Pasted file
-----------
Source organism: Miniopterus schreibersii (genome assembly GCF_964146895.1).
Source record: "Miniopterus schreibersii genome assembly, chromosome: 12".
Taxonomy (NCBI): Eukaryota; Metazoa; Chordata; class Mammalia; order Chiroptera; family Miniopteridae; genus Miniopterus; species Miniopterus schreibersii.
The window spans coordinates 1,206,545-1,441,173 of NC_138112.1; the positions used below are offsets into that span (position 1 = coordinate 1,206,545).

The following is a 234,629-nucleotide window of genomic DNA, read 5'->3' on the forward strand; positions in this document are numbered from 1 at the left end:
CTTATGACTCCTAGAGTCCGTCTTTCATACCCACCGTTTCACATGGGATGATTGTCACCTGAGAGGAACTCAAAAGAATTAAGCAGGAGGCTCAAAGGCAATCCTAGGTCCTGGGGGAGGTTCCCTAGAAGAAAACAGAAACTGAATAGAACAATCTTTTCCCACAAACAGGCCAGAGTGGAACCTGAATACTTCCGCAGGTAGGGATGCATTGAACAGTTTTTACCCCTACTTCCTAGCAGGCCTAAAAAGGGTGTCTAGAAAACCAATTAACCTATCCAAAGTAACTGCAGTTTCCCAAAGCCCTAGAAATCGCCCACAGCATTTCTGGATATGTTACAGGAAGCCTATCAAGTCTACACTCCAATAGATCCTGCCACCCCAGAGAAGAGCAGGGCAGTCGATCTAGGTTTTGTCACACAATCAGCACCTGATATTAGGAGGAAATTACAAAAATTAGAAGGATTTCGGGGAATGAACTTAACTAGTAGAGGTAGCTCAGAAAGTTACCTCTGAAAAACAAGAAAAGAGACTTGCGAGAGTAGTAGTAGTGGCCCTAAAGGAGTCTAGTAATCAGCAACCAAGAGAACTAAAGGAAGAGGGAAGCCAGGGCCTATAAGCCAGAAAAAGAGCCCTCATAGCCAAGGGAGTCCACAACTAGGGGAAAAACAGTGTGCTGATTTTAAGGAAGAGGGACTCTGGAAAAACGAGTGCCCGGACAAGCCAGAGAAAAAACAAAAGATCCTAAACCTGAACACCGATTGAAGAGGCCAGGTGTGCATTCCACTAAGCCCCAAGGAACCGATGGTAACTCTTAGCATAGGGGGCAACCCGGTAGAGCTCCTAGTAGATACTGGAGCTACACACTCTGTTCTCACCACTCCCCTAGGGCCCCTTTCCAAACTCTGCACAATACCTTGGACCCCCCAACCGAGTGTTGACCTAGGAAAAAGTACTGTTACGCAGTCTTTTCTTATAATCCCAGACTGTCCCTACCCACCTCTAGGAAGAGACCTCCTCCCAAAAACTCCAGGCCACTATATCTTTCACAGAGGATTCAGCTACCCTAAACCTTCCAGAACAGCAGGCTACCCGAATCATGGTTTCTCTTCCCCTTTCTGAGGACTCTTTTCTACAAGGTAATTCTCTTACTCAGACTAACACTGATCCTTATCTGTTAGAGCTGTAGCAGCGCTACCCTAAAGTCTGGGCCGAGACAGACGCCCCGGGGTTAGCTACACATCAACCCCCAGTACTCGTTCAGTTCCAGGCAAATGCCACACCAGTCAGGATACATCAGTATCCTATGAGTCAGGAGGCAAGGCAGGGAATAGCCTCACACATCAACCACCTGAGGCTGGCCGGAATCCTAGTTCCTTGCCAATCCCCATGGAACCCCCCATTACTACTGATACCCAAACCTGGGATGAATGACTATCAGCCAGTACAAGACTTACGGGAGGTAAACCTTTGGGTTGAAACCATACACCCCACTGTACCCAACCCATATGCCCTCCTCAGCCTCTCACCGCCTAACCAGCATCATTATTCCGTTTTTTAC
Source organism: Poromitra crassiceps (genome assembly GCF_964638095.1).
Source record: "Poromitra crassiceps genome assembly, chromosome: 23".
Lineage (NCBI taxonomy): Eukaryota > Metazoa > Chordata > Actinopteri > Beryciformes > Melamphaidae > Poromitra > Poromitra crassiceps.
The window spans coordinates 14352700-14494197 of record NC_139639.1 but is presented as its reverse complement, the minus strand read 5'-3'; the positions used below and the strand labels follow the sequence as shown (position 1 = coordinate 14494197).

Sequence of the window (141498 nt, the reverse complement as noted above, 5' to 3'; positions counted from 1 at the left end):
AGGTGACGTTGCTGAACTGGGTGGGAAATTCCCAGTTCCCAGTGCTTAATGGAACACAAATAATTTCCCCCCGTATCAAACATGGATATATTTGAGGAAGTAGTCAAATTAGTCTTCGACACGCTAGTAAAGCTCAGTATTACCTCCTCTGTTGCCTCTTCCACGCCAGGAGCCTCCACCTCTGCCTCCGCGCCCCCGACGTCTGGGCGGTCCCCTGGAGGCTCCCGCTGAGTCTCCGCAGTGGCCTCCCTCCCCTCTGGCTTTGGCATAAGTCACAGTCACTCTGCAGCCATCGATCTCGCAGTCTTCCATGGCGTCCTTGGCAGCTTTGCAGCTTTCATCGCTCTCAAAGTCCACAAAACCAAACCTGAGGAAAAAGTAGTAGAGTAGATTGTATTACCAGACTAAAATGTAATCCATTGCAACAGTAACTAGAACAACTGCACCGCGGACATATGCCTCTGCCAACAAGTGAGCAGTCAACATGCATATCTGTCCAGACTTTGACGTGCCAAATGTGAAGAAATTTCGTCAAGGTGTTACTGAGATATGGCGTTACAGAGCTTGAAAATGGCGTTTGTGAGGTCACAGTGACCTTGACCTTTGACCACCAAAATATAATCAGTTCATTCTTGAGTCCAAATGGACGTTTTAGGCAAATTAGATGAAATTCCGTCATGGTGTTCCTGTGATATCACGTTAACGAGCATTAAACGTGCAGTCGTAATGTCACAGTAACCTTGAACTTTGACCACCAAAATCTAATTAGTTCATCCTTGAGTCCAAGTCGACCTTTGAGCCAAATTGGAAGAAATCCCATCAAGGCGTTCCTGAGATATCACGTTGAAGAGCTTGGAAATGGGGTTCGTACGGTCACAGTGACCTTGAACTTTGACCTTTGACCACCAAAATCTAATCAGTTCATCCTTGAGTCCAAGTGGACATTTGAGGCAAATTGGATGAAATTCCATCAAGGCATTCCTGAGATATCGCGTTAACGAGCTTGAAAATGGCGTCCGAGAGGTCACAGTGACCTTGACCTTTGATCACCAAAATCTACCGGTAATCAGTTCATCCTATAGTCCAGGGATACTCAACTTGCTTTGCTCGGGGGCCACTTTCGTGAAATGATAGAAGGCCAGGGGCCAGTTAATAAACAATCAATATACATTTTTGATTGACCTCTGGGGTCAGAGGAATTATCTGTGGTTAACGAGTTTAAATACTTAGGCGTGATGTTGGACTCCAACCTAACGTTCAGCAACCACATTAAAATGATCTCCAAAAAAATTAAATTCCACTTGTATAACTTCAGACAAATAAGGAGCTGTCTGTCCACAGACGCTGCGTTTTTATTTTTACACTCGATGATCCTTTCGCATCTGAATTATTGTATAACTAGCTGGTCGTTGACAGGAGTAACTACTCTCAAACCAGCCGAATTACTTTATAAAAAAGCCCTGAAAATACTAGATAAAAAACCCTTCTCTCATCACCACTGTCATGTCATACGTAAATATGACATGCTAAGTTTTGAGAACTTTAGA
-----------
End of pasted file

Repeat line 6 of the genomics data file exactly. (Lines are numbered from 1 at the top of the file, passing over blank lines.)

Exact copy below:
CTTATGACTCCTAGAGTCCGTCTTTCATACCCACCGTTTCACATGGGATGATTGTCACCTGAGAGGAACTCAAAAGAATTAAGCAGGAGGCTCAAAGGCAATCCTAGGTCCTGGGGGAGGTTCCCTAGAAGAAAACAGAAACTGAATAGAACAATCTTTTCCCACAAACAGGCCAGAGTGGAACCTGAATACTTCCGCAGGTAGGGATGCATTGAACAGTTTTTACCCCTACTTCCTAGCAGGCCTAAAAAGGGTGTCTAGAAAACCAATTAACCTATCCAAAGTAACTGCAGTTTCCCAAAGCCCTAGAAATCGCCCACAGCATTTCTGGATATGTTACAGGAAGCCTATCAAGTCTACACTCCAATAGATCCTGCCACCCCAGAGAAGAGCAGGGCAGTCGATCTAGGTTTTGTCACACAATCAGCACCTGATATTAGGAGGAAATTACAAAAATTAGAAGGATTTCGGGGAATGAACTTAACTAGTAGAGGTAGCTCAGAAAGTTACCTCTGAAAAACAAGAAAAGAGACTTGCGAGAGTAGTAGTAGTGGCCCTAAAGGAGTCTAGTAATCAGCAACCAAGAGAACTAAAGGAAGAGGGAAGCCAGGGCCTATAAGCCAGAAAAAGAGCCCTCATAGCCAAGGGAGTCCACAACTAGGGGAAAAACAGTGTGCTGATTTTAAGGAAGAGGGACTCTGGAAAAACGAGTGCCCGGACAAGCCAGAGAAAAAACAAAAGATCCTAAACCTGAACACCGATTGAAGAGGCCAGGTGTGCATTCCACTAAGCCCCAAGGAACCGATGGTAACTCTTAGCATAGGGGGCAACCCGGTAGAGCTCCTAGTAGATACTGGAGCTACACACTCTGTTCTCACCACTCCCCTAGGGCCCCTTTCCAAACTCTGCACAATACCTTGGACCCCCCAACCGAGTGTTGACCTAGGAAAAAGTACTGTTACGCAGTCTTTTCTTATAATCCCAGACTGTCCCTACCCACCTCTAGGAAGAGACCTCCTCCCAAAAACTCCAGGCCACTATATCTTTCACAGAGGATTCAGCTACCCTAAACCTTCCAGAACAGCAGGCTACCCGAATCATGGTTTCTCTTCCCCTTTCTGAGGACTCTTTTCTACAAGGTAATTCTCTTACTCAGACTAACACTGATCCTTATCTGTTAGAGCTGTAGCAGCGCTACCCTAAAGTCTGGGCCGAGACAGACGCCCCGGGGTTAGCTACACATCAACCCCCAGTACTCGTTCAGTTCCAGGCAAATGCCACACCAGTCAGGATACATCAGTATCCTATGAGTCAGGAGGCAAGGCAGGGAATAGCCTCACACATCAACCACCTGAGGCTGGCCGGAATCCTAGTTCCTTGCCAATCCCCATGGAACCCCCCATTACTACTGATACCCAAACCTGGGATGAATGACTATCAGCCAGTACAAGACTTACGGGAGGTAAACCTTTGGGTTGAAACCATACACCCCACTGTACCCAACCCATATGCCCTCCTCAGCCTCTCACCGCCTAACCAGCATCATTATTCCGTTTTTTAC